Indonesia's Magnitude 7.0 Quake Kills Almost 100 As Death Toll Rises, Officials Say

Ahmad Syamsudin
180806-ID-quake-1000.jpg Dewa Wijaya, chief of the Water Police of Lombok, takes his picture in front of hundreds of people attempting to leave the Gili Islands after a powerful earthquake struck nearby Lombok Island, Indonesia, Aug. 6, 2018.
Indonesia Water Police/Handout/via Reuters

Updated at 1:06 p.m. ET on 2018-08-06

At least 98 people were killed and more than 200 injured after a magnitude 7.0 quake struck Indonesia’s Lombok island and rattled neighboring Bali, officials said Monday, while authorities emphasized that the death toll would likely climb as rescuers were still attempting to reach worst-affected areas.

Thousands of homes and buildings were damaged, many completely flattened in Sunday's quake, said Sutopo Purwo Nugroho, spokesman for the National Disaster Management Agency.

The quake prompted a tsunami warning but the advisory was lifted about two hours later. Last week, a magnitude 6.4 quake also hit the island and killed 20 people.

“The casualties will most likely increase as the joint search and rescue teams have not reached all areas,” Sutopo told reporters.

Magnitude 7 is classified as a major earthquake, capable of widespread damage, seismologists said.

President Joko Widodo called for more flights to be sent to the affected areas, as social media videos showed tourists running into the streets. He also ordered emergency services to quickly evacuate those with injuries.

"I have also asked the authorities for tourists to be taken care of as best as possible," he told reporters in Jakarta.

Sutopo said a two-story mosque where residents were praying on Sunday collapsed during the earthquake, but rescuers had not been able to retrieve victims.

"There must be casualties but there’s no heavy equipment to retrieve the victims," he said.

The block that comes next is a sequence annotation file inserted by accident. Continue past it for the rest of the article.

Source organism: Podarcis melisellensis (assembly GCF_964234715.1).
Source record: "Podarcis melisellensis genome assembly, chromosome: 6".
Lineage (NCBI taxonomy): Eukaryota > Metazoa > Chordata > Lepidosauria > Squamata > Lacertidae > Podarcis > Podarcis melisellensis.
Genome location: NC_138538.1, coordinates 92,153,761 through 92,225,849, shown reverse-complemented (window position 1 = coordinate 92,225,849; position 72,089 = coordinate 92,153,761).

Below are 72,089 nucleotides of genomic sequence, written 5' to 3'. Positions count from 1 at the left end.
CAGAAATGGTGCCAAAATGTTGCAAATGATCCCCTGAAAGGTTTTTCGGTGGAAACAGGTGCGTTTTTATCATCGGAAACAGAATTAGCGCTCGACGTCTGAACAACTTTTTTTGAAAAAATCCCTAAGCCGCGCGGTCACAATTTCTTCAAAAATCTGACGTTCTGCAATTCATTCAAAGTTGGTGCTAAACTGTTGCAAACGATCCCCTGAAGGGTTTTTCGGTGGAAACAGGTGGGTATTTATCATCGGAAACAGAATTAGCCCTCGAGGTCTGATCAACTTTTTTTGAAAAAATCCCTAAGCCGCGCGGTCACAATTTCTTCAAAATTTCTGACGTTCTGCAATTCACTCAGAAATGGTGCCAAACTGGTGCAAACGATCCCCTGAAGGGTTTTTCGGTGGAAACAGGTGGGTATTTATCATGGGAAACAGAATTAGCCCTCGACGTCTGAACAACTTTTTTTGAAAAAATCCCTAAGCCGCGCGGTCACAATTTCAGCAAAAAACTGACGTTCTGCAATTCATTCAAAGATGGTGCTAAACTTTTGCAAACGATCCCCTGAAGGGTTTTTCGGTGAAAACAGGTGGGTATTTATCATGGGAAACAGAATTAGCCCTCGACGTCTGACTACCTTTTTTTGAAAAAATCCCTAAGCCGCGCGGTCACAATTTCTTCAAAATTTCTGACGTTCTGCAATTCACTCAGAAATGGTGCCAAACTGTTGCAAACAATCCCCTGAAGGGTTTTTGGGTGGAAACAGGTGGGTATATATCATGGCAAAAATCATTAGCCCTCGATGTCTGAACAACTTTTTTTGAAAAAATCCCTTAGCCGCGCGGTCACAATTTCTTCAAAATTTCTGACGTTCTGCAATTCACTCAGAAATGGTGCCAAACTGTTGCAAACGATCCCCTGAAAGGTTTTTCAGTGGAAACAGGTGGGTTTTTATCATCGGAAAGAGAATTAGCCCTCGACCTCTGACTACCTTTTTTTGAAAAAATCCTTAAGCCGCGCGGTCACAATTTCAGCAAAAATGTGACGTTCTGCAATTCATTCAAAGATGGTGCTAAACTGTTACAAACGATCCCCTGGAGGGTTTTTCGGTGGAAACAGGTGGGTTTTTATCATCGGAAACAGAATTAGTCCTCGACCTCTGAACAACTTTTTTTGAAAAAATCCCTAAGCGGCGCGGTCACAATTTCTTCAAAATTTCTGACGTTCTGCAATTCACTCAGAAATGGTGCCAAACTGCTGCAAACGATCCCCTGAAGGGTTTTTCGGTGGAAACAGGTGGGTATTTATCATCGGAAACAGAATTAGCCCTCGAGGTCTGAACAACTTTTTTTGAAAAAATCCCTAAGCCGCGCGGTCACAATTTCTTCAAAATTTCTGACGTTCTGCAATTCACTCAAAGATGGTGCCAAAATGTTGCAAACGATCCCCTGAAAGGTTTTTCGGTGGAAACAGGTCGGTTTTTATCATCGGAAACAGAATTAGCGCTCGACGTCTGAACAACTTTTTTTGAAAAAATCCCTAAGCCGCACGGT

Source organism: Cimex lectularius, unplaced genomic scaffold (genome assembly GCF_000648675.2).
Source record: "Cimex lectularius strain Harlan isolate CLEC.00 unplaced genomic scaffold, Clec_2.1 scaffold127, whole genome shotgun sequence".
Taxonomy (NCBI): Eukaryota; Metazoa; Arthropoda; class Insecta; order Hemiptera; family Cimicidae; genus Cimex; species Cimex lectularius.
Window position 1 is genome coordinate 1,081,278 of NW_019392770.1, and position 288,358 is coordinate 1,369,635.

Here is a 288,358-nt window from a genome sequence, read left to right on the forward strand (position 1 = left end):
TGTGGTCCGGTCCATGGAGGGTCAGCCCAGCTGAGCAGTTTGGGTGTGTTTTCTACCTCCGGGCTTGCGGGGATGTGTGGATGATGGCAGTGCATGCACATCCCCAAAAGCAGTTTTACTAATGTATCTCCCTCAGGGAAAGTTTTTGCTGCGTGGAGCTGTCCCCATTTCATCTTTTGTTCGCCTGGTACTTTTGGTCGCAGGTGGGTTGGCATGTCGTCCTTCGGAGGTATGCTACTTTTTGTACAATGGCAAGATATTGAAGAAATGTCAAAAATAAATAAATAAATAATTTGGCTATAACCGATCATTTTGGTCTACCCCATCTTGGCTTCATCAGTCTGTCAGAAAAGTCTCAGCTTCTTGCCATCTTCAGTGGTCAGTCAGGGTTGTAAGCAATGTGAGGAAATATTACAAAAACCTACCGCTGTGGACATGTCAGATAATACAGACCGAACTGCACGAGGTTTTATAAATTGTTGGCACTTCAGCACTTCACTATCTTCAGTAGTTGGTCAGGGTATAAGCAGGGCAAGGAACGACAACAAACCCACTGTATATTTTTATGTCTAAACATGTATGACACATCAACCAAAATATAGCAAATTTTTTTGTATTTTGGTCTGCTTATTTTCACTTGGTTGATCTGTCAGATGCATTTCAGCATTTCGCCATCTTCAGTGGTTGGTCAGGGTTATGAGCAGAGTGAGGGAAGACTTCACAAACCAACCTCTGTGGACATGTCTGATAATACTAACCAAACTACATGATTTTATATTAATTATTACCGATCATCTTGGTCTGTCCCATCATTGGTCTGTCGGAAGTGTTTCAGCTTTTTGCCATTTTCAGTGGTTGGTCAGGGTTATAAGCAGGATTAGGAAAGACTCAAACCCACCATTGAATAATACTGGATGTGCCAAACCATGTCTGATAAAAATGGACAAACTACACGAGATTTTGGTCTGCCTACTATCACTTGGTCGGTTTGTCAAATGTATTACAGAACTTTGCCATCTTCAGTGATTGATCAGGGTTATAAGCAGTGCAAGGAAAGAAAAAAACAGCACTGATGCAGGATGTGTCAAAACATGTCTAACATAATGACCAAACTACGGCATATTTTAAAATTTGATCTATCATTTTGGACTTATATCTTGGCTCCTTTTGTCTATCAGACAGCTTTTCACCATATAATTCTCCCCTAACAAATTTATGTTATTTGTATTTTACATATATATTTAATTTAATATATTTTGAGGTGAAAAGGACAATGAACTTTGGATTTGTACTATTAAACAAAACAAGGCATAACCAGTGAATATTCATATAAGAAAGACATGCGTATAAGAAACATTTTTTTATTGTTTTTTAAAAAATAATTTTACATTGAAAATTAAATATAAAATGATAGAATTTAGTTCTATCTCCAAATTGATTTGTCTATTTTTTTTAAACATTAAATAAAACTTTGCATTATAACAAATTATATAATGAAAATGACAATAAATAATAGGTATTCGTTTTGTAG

The district of North Lombok, which is just east of Bali, was the hardest hit, with at least 72 people killed, Sutopo said.

"Most of the casualties were caused by debris from collapsing buildings," he said.

The epicenter of the shallow quake was at a preliminary depth of 15 kilometers (9.3 miles). Depth is a key factor in determining how damaging an earthquake will be, with quakes closer to the surface causing broader destruction, according to the Colorado-based U.S. Geological Survey (USGS).

The quake also shook buildings on the neighboring island of Bali, another popular tourist destination, and caused some minor damage to its international airport.

The quake has spawned at least 132 aftershocks, USGS said.

Local television footage showed patients, many still hooked to intravenous drips, receiving treatment in hospital grounds on Lombok island, where displaced residents have erected makeshift shelters in open fields.

“Many houses are totally destroyed,” North Lombok district chief Najmul Akhyar told Metro TV.

Hundreds of anxious foreign and domestic tourists have evacuated from the Gili Islands resort off Lombok to the mainland, officials said.

A meeting on counterterrorism to be attended by foreign ministers from Indonesia, Australia, New Zealand and Myanmar and scheduled for Monday on Lombok had been cancelled, chief security minister Wiranto said.

Widodo said Wiranto, who was already on Lombok, would lead the relief effort.

Australia's Home Affairs Minister Peter Dutton, who was on the island to attend the counterterrorism conference, tweeted that he was safely evacuated from a hotel in Lombok together with members of his delegation.

“We are not yet aware of the extent of the damage, but thoughts and prayers are with those impacted,” he said.

He later told Fairfax Media that he was on the hotel's 12th floor during the quake, which he described as “powerful enough to put us on the floor.”

Indonesia was the hardest-hit nation on Dec. 26, 2004, when a magnitude 9.1 quake occurred off the west coast of Sumatra, spawning a series of devastating tsunamis in 14 countries and killing more than 227,000 people. The nation is within the so-called Ring of Fire, a major area in the basin of the Pacific Ocean where about 90 percent of earthquakes occur, according to seismologists.

The deadliest earthquake on record took place in Shaanxi province of China on Jan. 23, 1556. It killed 830,000 people, according to USGS.

A damaged home is seen after a powerful earthquake struck Pemenang in North Lombok, Indonesia, Aug. 6, 2018. [Antara Foto/Ahmad Subaidi/via Reuters]
A damaged home is seen after a powerful earthquake struck Pemenang in North Lombok, Indonesia, Aug. 6, 2018. [Antara Foto/Ahmad Subaidi/via Reuters]


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